Dear Greenhouse Family,
The Spanish phrase Caminemos Juntos means “Let’s Walk Together” in English, and the Caminemos Juntos partnership between Greenhouse Movement and the Anglican church in South and Central America offers this exact invitation to Latino churches and church planters: to “walk together” across borders, languages, and cultures to share the good news of Jesus. These leaders come from South and Central American countries and across the United States and Canada; they speak Spanish, Portuguese, English, or a mix of the three; they come from a multitude of cultures; and these leaders walk together to unify, mobilize, and multiply congregations. The leadership of CJ also reflects this focus; while Fr. Jonathan Kindberg (a “missionary kid” from the U.S. raised in Chile and Peru) provides direct, “boots on the ground” leadership for the entire movement, he is part of the direction team that includes Archbishop Tito Zavala of Chile, Archbishop Miguel Uchoa of Brazil, and me as the Missioner General of Greenhouse. The four of us work and walk together to prayerfully guide the overall vision of Caminemos Juntos. CJ celebrated its ten-year anniversary in 2019, and I am so glad to share with you just a few of the many, many ways this movement is being used by God.
Each year Fr. Jonathan and his planning team coordinate two large conferences, one in a North American country and one in a South American country, as well as country gatherings across the Americas throughout the year. At the 2019 South American conference, 100 leaders from more than ten countries (Panama, Colombia, Guatemala, Mexico, the US, Peru, Bolivia, Paraguay, Brazil, Argentina, and Chile) gathered in Santiago, Chile.
Our friend Bishop Raphael Samuel of Bolivia told us, “I’ve never seen my people so excited before.” It was a turning point for his church leaders and many others. By the end of the conference, thirty people had made a commitment to begin the process of planting new congregations, and ten more showed interest in becoming cross-cultural missionaries. The Anglican Church in Brazil has seen 27 congregations planted in the last 13 years; God is raising up new workers to continue this Kingdom expansion.
One of the church plants begun in 2019 is named La Rodadora (The Tumbleweed). Its name comes from an image God gave Marco Antonio Guzmán Pérez, who, along with his family, was there for the beginning of this church plant in Juarez, Mexico. God gave Marco the image of a rolling tumbleweed, releasing the seed of the gospel into the hearts of each person it encounters. What a beautiful image—and it describes Marco, Sylvia, and their family so well. They recently embarked on a new journey, coming to Chicago to join Fr. Jonathan at Casa San Pablo (House of St. Paul), the ministry home purchased in 2019 by a Latino family in a partnering church in California. This family is donating the use of the house so that missionaries like the Guzmán family and Fr. Jonathan can live in community, host a house church, and reach out to the La Villita (Little Village) neighborhood in Chicago. The Guzmáns, together with the Vargas family from Chile, are participating in the Latino Pastoral Residency Program, which is housed in Casa San Pablo. Please join me in praying for Casa San Pablo and all that is ahead for those who live, work, and fellowship in it.
Marco Antonio Guzman, Sylvia, and their daughters have come from Mexico to La Villita in Chicago to work alongside Fr. Jonathan and to share Jesus with their new neighbors.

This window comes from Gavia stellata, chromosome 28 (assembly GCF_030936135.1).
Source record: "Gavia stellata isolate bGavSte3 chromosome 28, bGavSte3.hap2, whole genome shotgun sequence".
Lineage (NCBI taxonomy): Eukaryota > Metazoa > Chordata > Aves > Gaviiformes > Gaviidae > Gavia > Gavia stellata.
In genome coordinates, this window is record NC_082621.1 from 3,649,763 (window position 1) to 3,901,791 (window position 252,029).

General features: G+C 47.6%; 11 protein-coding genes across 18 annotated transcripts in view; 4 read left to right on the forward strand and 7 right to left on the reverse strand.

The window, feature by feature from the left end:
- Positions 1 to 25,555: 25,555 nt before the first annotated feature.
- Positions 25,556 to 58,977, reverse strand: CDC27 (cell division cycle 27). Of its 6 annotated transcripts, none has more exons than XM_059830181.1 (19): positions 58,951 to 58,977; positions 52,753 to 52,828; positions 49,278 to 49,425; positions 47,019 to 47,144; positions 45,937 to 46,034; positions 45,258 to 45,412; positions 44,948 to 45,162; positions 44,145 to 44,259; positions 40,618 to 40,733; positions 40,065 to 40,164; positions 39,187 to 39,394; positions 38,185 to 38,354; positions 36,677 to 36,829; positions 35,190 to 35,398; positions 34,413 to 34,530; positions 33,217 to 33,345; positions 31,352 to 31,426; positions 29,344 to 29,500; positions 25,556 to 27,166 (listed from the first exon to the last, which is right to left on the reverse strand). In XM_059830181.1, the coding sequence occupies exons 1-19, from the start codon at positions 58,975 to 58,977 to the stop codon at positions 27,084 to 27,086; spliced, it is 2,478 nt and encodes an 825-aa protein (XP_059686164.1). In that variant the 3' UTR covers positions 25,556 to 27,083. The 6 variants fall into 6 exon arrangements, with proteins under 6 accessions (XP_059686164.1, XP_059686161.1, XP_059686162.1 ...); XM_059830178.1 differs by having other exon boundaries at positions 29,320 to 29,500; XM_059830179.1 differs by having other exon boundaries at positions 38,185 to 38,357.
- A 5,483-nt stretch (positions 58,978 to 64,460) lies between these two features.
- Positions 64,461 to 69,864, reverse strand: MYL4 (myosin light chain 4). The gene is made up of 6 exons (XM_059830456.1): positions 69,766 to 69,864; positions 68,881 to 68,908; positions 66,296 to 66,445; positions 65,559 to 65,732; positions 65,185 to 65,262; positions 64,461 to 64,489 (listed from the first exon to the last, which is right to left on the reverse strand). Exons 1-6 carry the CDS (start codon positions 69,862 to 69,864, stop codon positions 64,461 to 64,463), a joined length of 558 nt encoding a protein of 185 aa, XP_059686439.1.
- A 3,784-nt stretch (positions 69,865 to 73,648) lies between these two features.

The Vargas family has come from Chile to participate in the Latino Pastoral Residency Program.
Fr. Jonathan, the Guzman Pèrez family, Deacon Eddy Davila, and others welcome the Vargas family as they arrive in Chicago from Chile.
In August 2019, CJ held its North American conference and ten-year celebration right here in Chicago. This allowed CJ to “walk together” with another Greenhouse Movement: Walk Across the Street, which bridges the gaps between African American and white congregations. CJ leader Mimi Guiracocha-Bloomer co-led a session with Keesha Mwangangi, one of the Walk Across the Street leaders. They spoke of the need for African American and Latino congregations to work, fellowship, and worship together. At one point, Keesha said, “Ten years of Caminemos Juntos bears witness to the African proverb: ‘If you want to go FAST, go alone. If you want to go FAR, go together.’ In order to realize a far-reaching expanse of revival in the Americas and the world, we must choose the Jesus way of doing revival TOGETHER across cultural lines.”
The Jesus way of doing revival together across cultural lines is already bearing wonderful–and unique–fruit. There is no room to tell you here about the Brazilian church plant in Africa that is taking root and growing as a result of the unifying, mobilizing, and multiplying work of CJ under the direction of the Brazilian church with Archbishop Miguel Uchoa. There is no room to tell you more about the Vargas family who just arrived in Chicago on mission from their home country of Chile or about the Diocesan Regional Ministry Teams formed in the Dioceses of the Upper Midwest and of Western Anglicans. I thank God for ten years of this movement! God has used Caminemos Juntos to bring many people to Jesus, to raise up many new churches, and to create strong working church partnerships throughout the Americas, and this movement is poised to do even more in the future! I am excited to see what the next ten years hold for Caminemos Juntos!
Thank you to all of you who pray for and support Greenhouse and its many movements across cultural lines!